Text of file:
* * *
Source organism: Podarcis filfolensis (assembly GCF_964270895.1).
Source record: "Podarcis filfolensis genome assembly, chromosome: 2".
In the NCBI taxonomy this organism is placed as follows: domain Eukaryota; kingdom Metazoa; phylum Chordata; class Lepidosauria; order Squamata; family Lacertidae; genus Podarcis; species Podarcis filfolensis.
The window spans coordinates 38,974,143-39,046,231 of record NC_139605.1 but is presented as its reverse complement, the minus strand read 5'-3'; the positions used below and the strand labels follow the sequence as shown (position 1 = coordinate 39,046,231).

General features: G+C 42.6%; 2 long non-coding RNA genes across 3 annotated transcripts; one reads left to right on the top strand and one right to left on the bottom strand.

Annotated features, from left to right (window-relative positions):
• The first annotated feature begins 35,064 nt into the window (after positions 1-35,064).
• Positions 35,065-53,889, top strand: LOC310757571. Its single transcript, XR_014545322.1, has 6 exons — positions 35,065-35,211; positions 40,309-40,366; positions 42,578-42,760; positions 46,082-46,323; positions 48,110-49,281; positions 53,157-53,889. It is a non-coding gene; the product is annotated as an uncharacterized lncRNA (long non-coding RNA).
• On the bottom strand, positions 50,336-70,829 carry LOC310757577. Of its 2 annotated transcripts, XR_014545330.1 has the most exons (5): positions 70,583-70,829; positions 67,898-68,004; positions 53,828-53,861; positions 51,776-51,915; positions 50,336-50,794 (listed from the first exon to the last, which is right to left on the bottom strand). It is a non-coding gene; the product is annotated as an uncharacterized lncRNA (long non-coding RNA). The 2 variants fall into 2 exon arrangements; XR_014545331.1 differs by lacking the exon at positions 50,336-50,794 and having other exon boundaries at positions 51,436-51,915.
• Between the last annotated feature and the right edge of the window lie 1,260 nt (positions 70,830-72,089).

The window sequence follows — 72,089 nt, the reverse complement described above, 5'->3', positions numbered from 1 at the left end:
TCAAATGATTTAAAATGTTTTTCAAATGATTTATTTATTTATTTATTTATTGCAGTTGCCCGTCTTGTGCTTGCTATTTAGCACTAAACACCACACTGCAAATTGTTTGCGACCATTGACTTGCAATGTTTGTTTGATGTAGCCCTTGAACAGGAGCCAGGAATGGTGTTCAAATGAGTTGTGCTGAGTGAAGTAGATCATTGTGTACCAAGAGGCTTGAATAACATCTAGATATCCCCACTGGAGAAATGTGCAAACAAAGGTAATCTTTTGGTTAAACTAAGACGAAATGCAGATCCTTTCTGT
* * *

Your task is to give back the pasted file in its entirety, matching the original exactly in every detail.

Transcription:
Source organism: Podarcis filfolensis (assembly GCF_964270895.1).
Source record: "Podarcis filfolensis genome assembly, chromosome: 2".
In the NCBI taxonomy this organism is placed as follows: domain Eukaryota; kingdom Metazoa; phylum Chordata; class Lepidosauria; order Squamata; family Lacertidae; genus Podarcis; species Podarcis filfolensis.
The window spans coordinates 38,974,143-39,046,231 of record NC_139605.1 but is presented as its reverse complement, the minus strand read 5'-3'; the positions used below and the strand labels follow the sequence as shown (position 1 = coordinate 39,046,231).

General features: G+C 42.6%; 2 long non-coding RNA genes across 3 annotated transcripts; one reads left to right on the top strand and one right to left on the bottom strand.

Annotated features, from left to right (window-relative positions):
• The first annotated feature begins 35,064 nt into the window (after positions 1-35,064).
• Positions 35,065-53,889, top strand: LOC310757571. Its single transcript, XR_014545322.1, has 6 exons — positions 35,065-35,211; positions 40,309-40,366; positions 42,578-42,760; positions 46,082-46,323; positions 48,110-49,281; positions 53,157-53,889. It is a non-coding gene; the product is annotated as an uncharacterized lncRNA (long non-coding RNA).
• On the bottom strand, positions 50,336-70,829 carry LOC310757577. Of its 2 annotated transcripts, XR_014545330.1 has the most exons (5): positions 70,583-70,829; positions 67,898-68,004; positions 53,828-53,861; positions 51,776-51,915; positions 50,336-50,794 (listed from the first exon to the last, which is right to left on the bottom strand). It is a non-coding gene; the product is annotated as an uncharacterized lncRNA (long non-coding RNA). The 2 variants fall into 2 exon arrangements; XR_014545331.1 differs by lacking the exon at positions 50,336-50,794 and having other exon boundaries at positions 51,436-51,915.
• Between the last annotated feature and the right edge of the window lie 1,260 nt (positions 70,830-72,089).

The window sequence follows — 72,089 nt, the reverse complement described above, 5'->3', positions numbered from 1 at the left end:
TCAAATGATTTAAAATGTTTTTCAAATGATTTATTTATTTATTTATTTATTGCAGTTGCCCGTCTTGTGCTTGCTATTTAGCACTAAACACCACACTGCAAATTGTTTGCGACCATTGACTTGCAATGTTTGTTTGATGTAGCCCTTGAACAGGAGCCAGGAATGGTGTTCAAATGAGTTGTGCTGAGTGAAGTAGATCATTGTGTACCAAGAGGCTTGAATAACATCTAGATATCCCCACTGGAGAAATGTGCAAACAAAGGTAATCTTTTGGTTAAACTAAGACGAAATGCAGATCCTTTCTGT